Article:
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I don't know how to deal with DM/DF situation

(10 Posts)
juliej75 Tue 16-Jun-15 09:44:51

DM and DF have a terrible marriage. DF is emotionally abusive and pressurises DM into sex to the point - I suspect - of rape. DF blames DM for all his unhappiness and can barely bring himself to say a pleasant word to her.

Of course, on the surface all is well. DM has only confided in one friend who is in a similar situation and myself, but otherwise the world thinks they're a happy and privileged couple with plenty of money, lots of lovely holidays, children and grandchildren.

DM has had a lot of counselling both on her own and with DF (although the latter has been spectacularly unsuccessful) and seems to be coping ok. She has a rant to me periodically about DF's latest fuckwittery and we try to laugh about it, and I reassure her endlessly that she is a kind, thoughtful, strong person and not the cause of DF's unpleasantness in any way.

But I'm finding it really hard to hear of DM being in such an unhappy situation. DM and DF have been together since school and it kills me that she's never known anything different. She knows DF won't change but says it's too late to leave him, doesn't want the lifestyle change etc.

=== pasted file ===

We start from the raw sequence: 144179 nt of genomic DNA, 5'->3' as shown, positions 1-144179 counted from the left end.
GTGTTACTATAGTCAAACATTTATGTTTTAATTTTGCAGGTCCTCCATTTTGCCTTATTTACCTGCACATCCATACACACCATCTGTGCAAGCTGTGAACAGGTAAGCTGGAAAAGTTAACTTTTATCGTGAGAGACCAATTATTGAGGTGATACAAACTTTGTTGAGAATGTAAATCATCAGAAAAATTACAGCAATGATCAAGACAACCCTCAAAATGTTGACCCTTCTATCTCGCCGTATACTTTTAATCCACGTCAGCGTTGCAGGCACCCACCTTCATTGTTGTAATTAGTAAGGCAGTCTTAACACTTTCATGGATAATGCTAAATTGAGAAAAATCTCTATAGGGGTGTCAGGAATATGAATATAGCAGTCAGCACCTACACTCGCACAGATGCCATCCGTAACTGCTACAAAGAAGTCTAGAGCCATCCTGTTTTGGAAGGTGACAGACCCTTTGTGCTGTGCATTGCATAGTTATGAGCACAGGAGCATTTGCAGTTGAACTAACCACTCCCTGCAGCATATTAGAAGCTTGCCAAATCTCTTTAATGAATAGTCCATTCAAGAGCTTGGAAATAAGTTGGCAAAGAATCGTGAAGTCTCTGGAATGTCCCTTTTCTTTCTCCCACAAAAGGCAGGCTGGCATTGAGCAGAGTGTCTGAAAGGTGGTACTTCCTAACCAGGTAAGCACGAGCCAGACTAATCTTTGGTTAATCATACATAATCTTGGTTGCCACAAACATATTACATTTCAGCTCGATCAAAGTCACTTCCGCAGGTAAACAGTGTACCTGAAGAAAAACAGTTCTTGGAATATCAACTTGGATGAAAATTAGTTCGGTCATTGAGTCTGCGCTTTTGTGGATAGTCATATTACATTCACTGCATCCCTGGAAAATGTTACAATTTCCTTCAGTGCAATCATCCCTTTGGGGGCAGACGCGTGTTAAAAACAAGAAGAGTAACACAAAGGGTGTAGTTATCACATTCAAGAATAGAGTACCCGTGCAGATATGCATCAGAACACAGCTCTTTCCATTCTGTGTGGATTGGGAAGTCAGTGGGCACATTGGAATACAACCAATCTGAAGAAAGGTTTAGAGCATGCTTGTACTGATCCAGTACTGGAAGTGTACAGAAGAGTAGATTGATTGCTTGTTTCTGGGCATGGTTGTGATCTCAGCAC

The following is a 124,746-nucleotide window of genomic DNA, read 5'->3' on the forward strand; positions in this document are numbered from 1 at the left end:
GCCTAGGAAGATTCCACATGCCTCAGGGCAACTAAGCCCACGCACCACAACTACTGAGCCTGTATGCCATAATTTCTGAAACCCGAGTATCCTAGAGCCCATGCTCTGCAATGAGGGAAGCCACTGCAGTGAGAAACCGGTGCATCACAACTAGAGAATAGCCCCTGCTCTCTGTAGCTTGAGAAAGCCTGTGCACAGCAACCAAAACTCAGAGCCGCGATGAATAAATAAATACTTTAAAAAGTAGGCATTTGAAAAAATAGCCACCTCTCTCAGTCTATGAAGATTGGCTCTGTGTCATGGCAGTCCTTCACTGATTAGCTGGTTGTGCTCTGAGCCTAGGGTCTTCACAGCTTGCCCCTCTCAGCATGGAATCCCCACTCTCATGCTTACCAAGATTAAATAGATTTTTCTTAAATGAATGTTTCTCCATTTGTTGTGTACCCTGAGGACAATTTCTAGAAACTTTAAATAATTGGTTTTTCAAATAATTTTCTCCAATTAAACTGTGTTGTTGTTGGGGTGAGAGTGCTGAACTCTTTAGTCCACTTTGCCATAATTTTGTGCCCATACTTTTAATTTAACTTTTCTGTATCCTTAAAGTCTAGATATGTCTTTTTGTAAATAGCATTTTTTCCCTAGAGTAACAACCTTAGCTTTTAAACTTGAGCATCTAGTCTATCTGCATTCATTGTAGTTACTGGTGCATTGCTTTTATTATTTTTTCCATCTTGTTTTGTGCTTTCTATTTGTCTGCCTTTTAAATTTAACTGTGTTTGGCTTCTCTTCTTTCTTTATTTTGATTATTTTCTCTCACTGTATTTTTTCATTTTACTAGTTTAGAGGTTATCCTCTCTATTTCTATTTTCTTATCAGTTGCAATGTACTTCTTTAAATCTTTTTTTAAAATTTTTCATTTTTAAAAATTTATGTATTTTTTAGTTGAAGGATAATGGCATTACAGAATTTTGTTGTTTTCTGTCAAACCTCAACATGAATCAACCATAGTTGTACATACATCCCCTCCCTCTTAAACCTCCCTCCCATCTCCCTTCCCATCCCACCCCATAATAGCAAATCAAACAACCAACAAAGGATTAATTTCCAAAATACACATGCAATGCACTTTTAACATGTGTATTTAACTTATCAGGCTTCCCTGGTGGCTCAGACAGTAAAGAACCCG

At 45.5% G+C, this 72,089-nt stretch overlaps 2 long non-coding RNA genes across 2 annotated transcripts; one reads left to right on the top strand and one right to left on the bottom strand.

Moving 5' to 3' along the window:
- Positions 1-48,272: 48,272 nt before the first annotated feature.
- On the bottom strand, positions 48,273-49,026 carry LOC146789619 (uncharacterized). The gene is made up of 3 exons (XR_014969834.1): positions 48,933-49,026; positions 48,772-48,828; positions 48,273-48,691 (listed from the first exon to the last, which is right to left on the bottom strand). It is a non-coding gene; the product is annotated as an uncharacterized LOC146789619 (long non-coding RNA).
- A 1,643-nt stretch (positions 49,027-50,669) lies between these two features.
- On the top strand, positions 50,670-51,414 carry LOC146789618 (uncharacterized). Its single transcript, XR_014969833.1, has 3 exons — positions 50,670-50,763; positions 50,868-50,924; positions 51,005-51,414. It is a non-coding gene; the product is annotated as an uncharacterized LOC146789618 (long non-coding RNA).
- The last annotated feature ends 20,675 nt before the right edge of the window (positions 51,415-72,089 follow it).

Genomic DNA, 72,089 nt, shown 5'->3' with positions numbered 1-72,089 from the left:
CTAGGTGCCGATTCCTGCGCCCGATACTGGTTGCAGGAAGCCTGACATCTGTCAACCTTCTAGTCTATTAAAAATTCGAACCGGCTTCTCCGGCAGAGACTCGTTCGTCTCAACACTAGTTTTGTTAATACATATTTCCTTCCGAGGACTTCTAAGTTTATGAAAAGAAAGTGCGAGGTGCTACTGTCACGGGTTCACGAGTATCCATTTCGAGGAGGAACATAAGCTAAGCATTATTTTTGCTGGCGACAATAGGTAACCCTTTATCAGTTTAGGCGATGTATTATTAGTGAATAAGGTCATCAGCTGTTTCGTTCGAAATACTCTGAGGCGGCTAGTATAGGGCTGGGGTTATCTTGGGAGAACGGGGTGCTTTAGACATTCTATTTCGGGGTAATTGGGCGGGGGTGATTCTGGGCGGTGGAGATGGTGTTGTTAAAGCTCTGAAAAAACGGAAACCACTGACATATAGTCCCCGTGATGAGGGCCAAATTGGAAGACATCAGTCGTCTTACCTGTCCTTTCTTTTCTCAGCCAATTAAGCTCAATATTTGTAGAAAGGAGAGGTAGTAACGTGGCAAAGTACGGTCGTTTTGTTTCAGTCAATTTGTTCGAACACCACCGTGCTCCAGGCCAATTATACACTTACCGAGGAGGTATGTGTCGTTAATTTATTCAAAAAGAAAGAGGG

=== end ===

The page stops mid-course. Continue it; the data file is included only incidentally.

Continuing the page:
I can't tell DM I don't want to hear it any more. I know I'm a bit of a lifeline to normality and I can counter the gaslighting that goes on. But obviously I can't force her to leave him. And she doesn't want me to say anything to DF because then he'd be even worse to her. He does NOT cope well with being challenged on anything. Ever.

What should I/could I do? Do I just have to butt out and carry on being a safe shoulder to cry on? Is this enabling? I'm in such a dilemma as I'm scared of making things worse but hate seeing my mum living a life like this.

Ejzuudjej Tue 16-Jun-15 12:23:53

How awful for you, and what a wonderful daughter you sound. flowers
I think you need to tell your mum that you are not a counsellor, but can arrange for her to speak to one if she would like to.